I don’t know about you, but whenever I’m driving, I want the traffic to keep moving since when it moves, I can predict how much time I’ll need for reaching my destination. When traffic stops, we all feel frustrated, mostly because the time we spend in congestion can be used for other things such as spending time with our families or relaxing after a long and tiring day at work.
If you often find yourself stuck in a traffic jam, you might be wondering what is causing it and why it’s such a big issue in large urban areas. Fortunately for all individuals that are wondering the same thing, our article below can help. Here are the top causes of traffic congestion, as well as how these issues can be resolved:
1. The Capacity of Roads Has Reached Its Peak
If you do some digging, you’ll learn that the roads in all large urban areas weren’t designed for the volume of traffic and vehicles we see today. This basically means that the capacity has reached its peak. Most cities have tried solving this problem by making the existing roads bigger or by building entirely new routers, but, this has backfired, mostly because increasing the capacity produced a greater demand for driving vehicles.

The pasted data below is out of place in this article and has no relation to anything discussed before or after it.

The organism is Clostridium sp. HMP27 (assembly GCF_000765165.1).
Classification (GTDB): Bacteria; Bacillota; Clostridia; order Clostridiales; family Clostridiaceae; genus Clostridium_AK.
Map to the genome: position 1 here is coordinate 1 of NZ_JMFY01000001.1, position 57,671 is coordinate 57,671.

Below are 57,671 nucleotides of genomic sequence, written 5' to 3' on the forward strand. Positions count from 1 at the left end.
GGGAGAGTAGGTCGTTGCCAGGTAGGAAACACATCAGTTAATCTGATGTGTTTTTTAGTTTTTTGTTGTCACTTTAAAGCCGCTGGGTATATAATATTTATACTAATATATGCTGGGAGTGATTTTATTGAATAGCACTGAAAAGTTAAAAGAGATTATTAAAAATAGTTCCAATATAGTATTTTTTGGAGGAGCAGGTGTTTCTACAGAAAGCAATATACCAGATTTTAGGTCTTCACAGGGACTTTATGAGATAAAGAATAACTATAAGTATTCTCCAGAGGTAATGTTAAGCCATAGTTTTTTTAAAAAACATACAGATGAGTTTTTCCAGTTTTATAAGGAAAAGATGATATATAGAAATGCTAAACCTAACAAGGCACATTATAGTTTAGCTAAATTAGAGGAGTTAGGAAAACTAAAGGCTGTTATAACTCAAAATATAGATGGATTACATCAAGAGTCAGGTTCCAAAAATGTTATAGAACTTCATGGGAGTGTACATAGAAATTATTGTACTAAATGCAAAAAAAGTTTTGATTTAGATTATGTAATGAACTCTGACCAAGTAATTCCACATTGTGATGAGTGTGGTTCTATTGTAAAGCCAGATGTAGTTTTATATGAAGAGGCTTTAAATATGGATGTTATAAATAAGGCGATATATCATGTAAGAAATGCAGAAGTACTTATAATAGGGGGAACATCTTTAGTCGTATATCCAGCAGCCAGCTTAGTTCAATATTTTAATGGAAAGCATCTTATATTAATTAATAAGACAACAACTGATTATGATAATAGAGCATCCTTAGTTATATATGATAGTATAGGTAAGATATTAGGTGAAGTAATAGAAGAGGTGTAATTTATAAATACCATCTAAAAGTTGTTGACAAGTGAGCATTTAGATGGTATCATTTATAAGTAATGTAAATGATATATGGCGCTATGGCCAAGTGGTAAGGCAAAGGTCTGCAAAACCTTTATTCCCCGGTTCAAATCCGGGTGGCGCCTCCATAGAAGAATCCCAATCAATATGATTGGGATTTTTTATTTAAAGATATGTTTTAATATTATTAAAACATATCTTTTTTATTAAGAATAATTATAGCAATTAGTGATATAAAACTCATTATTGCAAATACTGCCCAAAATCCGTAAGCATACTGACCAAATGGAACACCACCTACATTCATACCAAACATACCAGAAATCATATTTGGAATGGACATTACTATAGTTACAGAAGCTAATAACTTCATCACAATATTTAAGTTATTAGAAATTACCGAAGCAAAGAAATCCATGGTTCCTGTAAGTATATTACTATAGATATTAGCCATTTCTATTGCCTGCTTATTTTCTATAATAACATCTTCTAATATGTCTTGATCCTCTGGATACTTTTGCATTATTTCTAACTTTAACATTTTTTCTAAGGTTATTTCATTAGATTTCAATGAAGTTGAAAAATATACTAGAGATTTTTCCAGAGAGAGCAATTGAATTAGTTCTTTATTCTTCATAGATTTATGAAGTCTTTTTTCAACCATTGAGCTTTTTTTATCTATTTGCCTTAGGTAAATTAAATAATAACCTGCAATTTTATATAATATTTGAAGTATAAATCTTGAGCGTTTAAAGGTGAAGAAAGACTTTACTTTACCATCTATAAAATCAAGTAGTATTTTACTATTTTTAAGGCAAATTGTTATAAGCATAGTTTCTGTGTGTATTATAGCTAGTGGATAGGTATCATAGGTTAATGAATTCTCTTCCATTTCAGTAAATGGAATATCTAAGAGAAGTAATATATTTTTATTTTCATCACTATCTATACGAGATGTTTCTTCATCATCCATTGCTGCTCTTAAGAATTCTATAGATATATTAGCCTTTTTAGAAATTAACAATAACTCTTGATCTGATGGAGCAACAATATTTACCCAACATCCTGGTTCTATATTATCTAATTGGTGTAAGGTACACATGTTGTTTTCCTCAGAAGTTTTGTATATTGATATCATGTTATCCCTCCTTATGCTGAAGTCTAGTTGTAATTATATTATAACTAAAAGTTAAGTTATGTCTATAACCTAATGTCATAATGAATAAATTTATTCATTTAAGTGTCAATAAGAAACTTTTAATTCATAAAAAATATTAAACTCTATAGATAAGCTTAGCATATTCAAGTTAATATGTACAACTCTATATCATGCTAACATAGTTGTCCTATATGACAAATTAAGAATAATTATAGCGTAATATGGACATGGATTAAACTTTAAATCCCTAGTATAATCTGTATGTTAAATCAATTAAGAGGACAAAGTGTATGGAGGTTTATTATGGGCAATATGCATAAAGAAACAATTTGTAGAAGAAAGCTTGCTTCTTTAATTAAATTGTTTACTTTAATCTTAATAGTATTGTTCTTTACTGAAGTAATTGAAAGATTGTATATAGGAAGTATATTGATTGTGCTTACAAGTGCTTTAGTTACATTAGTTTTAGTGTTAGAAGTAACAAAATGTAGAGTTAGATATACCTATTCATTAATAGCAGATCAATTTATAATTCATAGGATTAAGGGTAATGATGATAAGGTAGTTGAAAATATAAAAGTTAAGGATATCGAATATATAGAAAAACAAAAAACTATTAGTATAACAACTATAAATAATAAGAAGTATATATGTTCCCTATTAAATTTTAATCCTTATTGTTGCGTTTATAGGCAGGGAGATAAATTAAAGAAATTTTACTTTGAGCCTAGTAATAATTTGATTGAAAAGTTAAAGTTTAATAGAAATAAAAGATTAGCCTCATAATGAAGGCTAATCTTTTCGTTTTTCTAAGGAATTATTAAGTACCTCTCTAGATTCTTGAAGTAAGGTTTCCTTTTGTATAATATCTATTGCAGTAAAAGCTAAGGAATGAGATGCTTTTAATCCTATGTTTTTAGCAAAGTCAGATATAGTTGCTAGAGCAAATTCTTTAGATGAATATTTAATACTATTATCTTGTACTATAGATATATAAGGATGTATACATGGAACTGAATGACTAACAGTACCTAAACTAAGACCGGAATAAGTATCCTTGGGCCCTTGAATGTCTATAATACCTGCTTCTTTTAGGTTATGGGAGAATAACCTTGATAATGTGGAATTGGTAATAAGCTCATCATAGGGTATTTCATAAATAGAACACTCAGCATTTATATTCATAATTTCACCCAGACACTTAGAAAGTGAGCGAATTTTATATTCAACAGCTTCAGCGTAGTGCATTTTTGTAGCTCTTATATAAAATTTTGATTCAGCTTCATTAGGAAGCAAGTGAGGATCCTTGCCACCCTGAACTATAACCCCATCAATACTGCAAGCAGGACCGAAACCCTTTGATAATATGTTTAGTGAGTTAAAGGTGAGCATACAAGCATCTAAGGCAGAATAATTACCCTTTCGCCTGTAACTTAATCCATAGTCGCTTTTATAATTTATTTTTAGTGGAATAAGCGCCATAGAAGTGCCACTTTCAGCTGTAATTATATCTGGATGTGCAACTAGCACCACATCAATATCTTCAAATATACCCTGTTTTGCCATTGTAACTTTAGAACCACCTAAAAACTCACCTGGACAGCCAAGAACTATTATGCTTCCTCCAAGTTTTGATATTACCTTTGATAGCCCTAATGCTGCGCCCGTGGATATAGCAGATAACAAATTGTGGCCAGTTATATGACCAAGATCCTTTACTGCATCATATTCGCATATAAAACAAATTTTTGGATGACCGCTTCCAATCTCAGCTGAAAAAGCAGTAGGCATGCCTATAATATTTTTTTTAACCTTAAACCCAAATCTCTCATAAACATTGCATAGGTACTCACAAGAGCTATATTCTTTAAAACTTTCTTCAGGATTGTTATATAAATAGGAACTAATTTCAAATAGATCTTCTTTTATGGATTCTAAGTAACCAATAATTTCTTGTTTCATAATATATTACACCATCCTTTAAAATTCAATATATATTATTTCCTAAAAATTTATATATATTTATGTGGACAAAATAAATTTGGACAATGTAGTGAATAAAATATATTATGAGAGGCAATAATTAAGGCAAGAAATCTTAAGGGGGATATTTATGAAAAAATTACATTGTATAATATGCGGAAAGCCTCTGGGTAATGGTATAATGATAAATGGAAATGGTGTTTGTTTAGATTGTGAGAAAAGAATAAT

Instead of building new roads, most urban areas should encourage the use of public transportation such as trains and buses. Besides this, investing and making public transportation better and more comfortable for people can help reduce traffic congestion, and more importantly, they should discourage car ownership and driving since this is something that can help with reducing the carbon footprint of a city, thus, producing less pollution.
2. No Public Transportation Available
Another issue that a lot of urban areas are facing is the lack of public transportation. When people don’t have access to it or if it’s badly implemented, they depend on their private cars for getting from one point to the next. With this increase, the surface area will become limited, meaning that there will be more traffic jams. This can also cause major issues with finding available parking, causing some alternative roads to be completely blocked.
What can various local governments do about this particular issue? Well, besides devising a really good plan for implementing public transportation, they could also encourage the use of bicycles, as well as new and innovative means of transportation such as electronic bikes, scooters, and skateboards! Several countries – including Vienna – have already created bike lanes for their citizens, and by doing so, they’ve solved the issues of traffic congestion.
3. Toll Collections That Require People to Stop
If you travel in and out of your city on a regular basis, you most likely have to pay a toll, and doing so will require you to slow down, manually pay for the toll, and then proceed. This can cause some major traffic jams during rush hour, thus, it’ll result in longer travel times, as well as more harmful emissions. Additionally, the toll you pay every day can seriously impact your budget, especially if, for example, your company isn’t paying for it.